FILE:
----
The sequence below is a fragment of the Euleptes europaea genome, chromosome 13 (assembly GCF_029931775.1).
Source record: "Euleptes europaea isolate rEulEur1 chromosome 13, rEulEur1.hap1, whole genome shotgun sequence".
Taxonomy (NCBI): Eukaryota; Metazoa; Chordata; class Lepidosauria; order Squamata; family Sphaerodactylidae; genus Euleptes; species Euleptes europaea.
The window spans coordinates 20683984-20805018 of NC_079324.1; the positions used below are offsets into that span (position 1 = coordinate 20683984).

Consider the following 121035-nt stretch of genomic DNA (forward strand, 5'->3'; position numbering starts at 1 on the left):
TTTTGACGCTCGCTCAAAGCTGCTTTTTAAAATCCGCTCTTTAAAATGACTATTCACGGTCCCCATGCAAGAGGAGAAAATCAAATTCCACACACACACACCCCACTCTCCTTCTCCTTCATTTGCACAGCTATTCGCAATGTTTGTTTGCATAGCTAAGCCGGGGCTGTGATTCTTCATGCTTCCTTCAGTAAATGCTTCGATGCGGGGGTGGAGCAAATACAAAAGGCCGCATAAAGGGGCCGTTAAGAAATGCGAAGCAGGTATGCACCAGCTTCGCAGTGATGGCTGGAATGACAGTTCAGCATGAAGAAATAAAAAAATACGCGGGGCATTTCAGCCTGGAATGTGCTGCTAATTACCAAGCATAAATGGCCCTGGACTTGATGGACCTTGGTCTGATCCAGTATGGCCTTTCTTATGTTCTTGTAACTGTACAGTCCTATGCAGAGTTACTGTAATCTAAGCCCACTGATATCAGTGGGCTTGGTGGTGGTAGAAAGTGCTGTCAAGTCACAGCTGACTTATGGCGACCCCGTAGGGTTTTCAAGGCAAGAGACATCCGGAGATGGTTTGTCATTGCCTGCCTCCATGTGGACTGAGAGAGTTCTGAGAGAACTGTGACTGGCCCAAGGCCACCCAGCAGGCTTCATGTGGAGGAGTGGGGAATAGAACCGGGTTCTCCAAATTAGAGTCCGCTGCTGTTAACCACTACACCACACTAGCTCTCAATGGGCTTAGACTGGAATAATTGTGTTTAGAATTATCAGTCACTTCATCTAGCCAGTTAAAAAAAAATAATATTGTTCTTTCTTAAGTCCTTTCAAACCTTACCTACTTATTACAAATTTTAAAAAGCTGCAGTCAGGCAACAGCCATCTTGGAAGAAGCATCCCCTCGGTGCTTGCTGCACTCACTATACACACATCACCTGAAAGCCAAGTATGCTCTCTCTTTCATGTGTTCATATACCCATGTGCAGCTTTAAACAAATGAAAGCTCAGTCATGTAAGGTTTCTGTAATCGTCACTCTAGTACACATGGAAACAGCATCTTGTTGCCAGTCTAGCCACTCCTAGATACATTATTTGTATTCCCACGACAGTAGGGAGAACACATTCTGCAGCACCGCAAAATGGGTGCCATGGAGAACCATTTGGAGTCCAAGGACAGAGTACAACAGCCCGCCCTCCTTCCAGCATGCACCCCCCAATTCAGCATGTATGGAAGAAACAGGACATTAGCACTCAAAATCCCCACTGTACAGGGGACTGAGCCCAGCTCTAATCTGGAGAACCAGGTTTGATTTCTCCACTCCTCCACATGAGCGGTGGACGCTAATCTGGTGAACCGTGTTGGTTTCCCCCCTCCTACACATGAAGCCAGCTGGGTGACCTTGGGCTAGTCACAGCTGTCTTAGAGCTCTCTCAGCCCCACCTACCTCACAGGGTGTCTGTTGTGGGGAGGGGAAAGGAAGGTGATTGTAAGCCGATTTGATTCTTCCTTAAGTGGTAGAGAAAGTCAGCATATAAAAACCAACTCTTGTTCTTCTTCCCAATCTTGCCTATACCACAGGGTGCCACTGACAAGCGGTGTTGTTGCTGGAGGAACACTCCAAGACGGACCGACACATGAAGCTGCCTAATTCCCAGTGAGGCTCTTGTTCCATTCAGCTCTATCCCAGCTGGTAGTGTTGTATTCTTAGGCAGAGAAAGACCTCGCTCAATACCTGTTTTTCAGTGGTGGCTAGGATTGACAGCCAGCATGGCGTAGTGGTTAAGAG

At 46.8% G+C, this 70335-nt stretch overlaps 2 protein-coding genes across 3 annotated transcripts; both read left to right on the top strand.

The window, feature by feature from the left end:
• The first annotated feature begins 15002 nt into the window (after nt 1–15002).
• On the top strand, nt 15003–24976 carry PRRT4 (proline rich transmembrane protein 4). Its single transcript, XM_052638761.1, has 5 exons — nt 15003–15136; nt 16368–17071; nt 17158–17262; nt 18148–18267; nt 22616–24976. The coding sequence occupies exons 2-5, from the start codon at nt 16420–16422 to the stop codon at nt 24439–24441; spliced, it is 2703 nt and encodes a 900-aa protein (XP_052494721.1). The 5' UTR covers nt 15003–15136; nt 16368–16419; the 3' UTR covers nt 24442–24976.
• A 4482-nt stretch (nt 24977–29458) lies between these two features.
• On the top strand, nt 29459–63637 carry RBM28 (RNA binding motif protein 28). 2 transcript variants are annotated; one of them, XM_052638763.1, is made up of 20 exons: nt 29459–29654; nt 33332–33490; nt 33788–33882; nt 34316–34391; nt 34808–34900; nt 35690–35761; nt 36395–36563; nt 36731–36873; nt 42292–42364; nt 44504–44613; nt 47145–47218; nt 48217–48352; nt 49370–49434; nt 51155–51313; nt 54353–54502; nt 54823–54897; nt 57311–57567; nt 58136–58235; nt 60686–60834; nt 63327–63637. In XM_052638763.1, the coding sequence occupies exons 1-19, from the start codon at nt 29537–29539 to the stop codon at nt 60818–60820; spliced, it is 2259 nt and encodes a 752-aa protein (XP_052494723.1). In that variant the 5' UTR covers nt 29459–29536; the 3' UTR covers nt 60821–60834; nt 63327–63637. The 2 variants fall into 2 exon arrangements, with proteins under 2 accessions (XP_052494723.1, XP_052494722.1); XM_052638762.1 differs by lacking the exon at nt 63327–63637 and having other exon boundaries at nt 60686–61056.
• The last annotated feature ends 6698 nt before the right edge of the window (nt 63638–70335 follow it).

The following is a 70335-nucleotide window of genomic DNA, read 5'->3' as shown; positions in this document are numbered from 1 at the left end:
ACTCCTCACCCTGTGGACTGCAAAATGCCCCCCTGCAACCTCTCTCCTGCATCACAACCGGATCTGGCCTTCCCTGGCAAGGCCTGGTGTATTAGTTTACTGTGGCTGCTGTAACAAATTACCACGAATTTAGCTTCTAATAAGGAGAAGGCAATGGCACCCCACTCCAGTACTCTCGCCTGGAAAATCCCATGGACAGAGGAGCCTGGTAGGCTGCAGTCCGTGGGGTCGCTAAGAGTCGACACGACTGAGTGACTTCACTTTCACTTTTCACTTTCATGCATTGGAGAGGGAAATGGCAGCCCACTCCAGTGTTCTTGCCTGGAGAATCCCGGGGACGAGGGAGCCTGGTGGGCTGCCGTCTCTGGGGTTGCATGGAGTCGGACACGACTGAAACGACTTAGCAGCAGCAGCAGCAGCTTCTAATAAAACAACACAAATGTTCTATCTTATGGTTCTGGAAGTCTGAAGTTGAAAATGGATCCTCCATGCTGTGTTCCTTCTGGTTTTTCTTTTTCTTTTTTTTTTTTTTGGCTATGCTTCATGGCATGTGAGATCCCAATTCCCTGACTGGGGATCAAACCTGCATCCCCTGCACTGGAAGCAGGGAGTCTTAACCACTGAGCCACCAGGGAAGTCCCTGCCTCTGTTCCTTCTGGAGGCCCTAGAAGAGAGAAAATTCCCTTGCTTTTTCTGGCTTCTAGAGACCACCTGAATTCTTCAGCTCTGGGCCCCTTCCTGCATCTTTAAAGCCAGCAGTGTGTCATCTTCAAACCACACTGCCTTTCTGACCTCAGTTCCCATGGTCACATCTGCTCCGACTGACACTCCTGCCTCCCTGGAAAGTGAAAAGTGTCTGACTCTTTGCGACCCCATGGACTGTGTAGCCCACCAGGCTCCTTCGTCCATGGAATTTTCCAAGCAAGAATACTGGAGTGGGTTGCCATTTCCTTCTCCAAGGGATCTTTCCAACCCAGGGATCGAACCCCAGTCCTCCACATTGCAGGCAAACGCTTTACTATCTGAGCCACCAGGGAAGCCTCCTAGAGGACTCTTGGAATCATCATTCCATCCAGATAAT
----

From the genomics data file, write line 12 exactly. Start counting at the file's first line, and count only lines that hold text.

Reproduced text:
• On the top strand, nt 29459–63637 carry RBM28 (RNA binding motif protein 28). 2 transcript variants are annotated; one of them, XM_052638763.1, is made up of 20 exons: nt 29459–29654; nt 33332–33490; nt 33788–33882; nt 34316–34391; nt 34808–34900; nt 35690–35761; nt 36395–36563; nt 36731–36873; nt 42292–42364; nt 44504–44613; nt 47145–47218; nt 48217–48352; nt 49370–49434; nt 51155–51313; nt 54353–54502; nt 54823–54897; nt 57311–57567; nt 58136–58235; nt 60686–60834; nt 63327–63637. In XM_052638763.1, the coding sequence occupies exons 1-19, from the start codon at nt 29537–29539 to the stop codon at nt 60818–60820; spliced, it is 2259 nt and encodes a 752-aa protein (XP_052494723.1). In that variant the 5' UTR covers nt 29459–29536; the 3' UTR covers nt 60821–60834; nt 63327–63637. The 2 variants fall into 2 exon arrangements, with proteins under 2 accessions (XP_052494723.1, XP_052494722.1); XM_052638762.1 differs by lacking the exon at nt 63327–63637 and having other exon boundaries at nt 60686–61056.